It boggles the mind how Axiom Verge is the work of one man. It took five years for creator Tom Happ to produce the game on his own, putting together this game that deftly incorporates elements of Metroid, Contra, and other retro classics.

With a list of influences like that, it's tough for us to not be excited to blast through Axiom Verge when it's released on Wii U later this year. The positive buzz the game received from fans and critics alike upon its original PlayStation 4 and PC release last year ensures this is one to watch for retro and Nintendo fans alike.

We caught up with Happ to learn more about his curious little game and what it was like to spend half a decade building it.

Axiom Verge.jpg

You worked on this game by yourself for five years, which is an intense and prolonged commitment. And there's a ton of stuff in here — nine labyrinthine areas containing nearly 1000 rooms, as well as tons of weapons, abilities, and upgrades to get. Is the end result reflective of your original scope? What fuelled you to see it through?

Yep, scope-wise it's very close to what I originally imagined - the world map and room count were the first things I established at the start. Though at first I had envisioned there being 100 weapons, I pared it down because it basically had the effect of watering down their value (I still have people comment to me that the 23 weapons in the current version may have been too much). I think the key to seeing it through was to make sure that I was always doing something fun and interesting. I tried to arrange my schedule so I was never doing something tedious for more than a week at a time so that I could get a sense of accomplishment more frequently. Kind of like building in my own reward loop during development.

You worked on all elements of the game — programming, design, art, animation, and music. Which part was most challenging to you? What did you learn?

I never really felt like development was that difficult compared to the other things...publishing, marketing, business stuff, etc. I definitely struggle with keeping track of who I need to send signatures to or what kind of ratings I need to satisfy, etc. But of the elements you listed, I'd say collision programming is the worst. When there's a bug in that area it's very often deep in some iterative loop but doesn't manifest until the code reaches some part nowhere near that section.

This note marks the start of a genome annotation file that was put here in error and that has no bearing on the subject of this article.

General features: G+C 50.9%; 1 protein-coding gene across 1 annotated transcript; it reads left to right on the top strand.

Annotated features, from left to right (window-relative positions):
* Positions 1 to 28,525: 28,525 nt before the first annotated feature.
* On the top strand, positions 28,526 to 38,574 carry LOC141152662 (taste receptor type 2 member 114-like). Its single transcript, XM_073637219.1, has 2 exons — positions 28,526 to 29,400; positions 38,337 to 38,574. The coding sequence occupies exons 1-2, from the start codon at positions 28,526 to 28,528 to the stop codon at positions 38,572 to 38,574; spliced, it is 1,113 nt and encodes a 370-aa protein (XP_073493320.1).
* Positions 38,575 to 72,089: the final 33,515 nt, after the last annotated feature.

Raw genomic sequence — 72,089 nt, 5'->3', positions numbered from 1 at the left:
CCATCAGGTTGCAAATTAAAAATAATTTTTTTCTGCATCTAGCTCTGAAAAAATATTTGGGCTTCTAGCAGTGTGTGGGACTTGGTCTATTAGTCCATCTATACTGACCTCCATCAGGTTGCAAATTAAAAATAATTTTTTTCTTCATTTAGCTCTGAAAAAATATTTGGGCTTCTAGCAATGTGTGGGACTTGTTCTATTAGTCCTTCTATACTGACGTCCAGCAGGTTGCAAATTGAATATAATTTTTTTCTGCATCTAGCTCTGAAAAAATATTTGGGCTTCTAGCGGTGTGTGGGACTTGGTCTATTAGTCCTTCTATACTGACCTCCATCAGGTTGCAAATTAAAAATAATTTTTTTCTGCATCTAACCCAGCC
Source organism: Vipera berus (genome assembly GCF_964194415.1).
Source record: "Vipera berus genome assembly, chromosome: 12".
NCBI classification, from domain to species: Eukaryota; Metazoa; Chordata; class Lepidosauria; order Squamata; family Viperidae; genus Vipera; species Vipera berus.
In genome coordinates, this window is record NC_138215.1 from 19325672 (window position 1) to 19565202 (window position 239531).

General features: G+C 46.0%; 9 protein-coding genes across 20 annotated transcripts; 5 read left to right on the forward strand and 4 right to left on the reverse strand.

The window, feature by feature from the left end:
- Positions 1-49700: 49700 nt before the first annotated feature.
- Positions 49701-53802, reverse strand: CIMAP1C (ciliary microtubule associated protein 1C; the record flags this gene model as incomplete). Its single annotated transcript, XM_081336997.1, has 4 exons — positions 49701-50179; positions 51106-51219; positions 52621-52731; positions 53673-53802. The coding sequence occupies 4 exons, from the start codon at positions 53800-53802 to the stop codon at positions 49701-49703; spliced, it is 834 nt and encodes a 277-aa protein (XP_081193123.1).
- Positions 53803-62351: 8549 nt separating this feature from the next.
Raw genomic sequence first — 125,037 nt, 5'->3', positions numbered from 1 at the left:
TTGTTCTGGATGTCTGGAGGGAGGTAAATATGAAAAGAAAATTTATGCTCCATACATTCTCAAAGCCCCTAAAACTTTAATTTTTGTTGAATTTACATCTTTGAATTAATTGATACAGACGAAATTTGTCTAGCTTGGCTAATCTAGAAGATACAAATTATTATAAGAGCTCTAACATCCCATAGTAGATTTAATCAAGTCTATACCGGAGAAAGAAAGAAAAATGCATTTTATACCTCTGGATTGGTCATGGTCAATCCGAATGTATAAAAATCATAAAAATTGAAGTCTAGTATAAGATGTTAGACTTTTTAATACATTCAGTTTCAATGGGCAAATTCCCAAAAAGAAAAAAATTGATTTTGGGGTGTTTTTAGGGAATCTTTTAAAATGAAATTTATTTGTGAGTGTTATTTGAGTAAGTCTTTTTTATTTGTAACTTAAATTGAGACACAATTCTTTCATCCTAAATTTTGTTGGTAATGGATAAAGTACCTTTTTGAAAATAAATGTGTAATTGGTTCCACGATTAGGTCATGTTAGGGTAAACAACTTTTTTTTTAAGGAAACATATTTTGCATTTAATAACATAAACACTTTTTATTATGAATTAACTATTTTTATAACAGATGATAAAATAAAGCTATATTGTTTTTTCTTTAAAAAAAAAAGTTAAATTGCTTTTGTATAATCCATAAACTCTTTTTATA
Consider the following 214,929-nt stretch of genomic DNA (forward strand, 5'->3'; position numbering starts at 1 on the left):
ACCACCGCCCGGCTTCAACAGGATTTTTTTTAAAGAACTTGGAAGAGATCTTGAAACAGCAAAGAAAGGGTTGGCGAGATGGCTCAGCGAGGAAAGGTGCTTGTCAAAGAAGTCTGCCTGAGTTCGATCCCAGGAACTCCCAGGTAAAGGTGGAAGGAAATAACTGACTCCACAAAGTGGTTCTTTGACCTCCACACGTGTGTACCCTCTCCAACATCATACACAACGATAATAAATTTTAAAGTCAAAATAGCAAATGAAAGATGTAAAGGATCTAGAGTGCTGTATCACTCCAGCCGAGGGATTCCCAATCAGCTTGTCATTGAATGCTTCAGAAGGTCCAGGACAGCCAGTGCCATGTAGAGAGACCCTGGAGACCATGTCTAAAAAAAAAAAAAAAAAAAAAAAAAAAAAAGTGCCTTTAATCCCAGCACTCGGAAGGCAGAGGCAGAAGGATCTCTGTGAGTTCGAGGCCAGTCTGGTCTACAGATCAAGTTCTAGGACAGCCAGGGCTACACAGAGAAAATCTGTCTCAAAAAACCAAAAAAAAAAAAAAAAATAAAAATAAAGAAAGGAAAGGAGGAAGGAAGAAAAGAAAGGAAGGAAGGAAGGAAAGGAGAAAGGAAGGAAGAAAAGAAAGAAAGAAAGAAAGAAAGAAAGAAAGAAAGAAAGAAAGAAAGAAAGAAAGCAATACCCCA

Axiom Verge was heavily influenced by games like Metroid, Contra, and Blaster Master. We're seeing a pretty strong Nintendo-console through-line in that lineup. Would you consider yourself a Nintendo guy?

I'm basically an all-around gamer. I typically just buy whatever system currently has the games I want. I'll seriously just buy a console to play a single game if that game is good enough. I did that for Ocarina of Time on the N64. But I think if you were to pick the greatest system of its time, it was probably the NES. Still, Axiom Verge isn't just influenced by NES games. There's some Revenge of Shinobi (Genesis) in there, some Star Control (PC/Genesis), Mass Effect (360/PS3), Out of This World (PC), etc.

What was your approach when thinking about GamePad integration?

It was kind of a no-brainer with this sort of game - exploration and item acquisition are the main things you want the player to be focused on. I think anyone who's ever played a "metroidvania" has felt some frustration at trying to reconcile the tiny minimap with what they're seeing on the big map in the menu, having to always switch back and forth - this ameliorates that a lot, plus in Axiom Verge's case, the huge amount of weapons you normally have to scroll through in an item wheel. There'd probably be an uprising if I used that secondary screen for anything else.

The game's reception has been overwhelmingly positive. During the five-year development, what did you picture as success? What has been most surprising to you in this area after release?

I told my parents I'd be happy if the game made enough to help pay my phone bill. I honestly didn't think it would even make that much. So, the whole progress of the game after I released the first trailer and people went crazy for it was a surprise. It's so hard to explain how surreal and weird it feels, even after all this time.

Given the game's influences, does Axiom Verge's Wii U arrival feel like some sort of homecoming? How does it feel to be selling on the same storefront as those three games?

It definitely seems like it's finally reached its home turf, so to speak. Again this isn't the kind of thing you ever expect to happen - to be a fan of a NES games and then have your game selling with the best of them on the same store - but I guess it can and does happen!

Big thanks to Tom for speaking with us!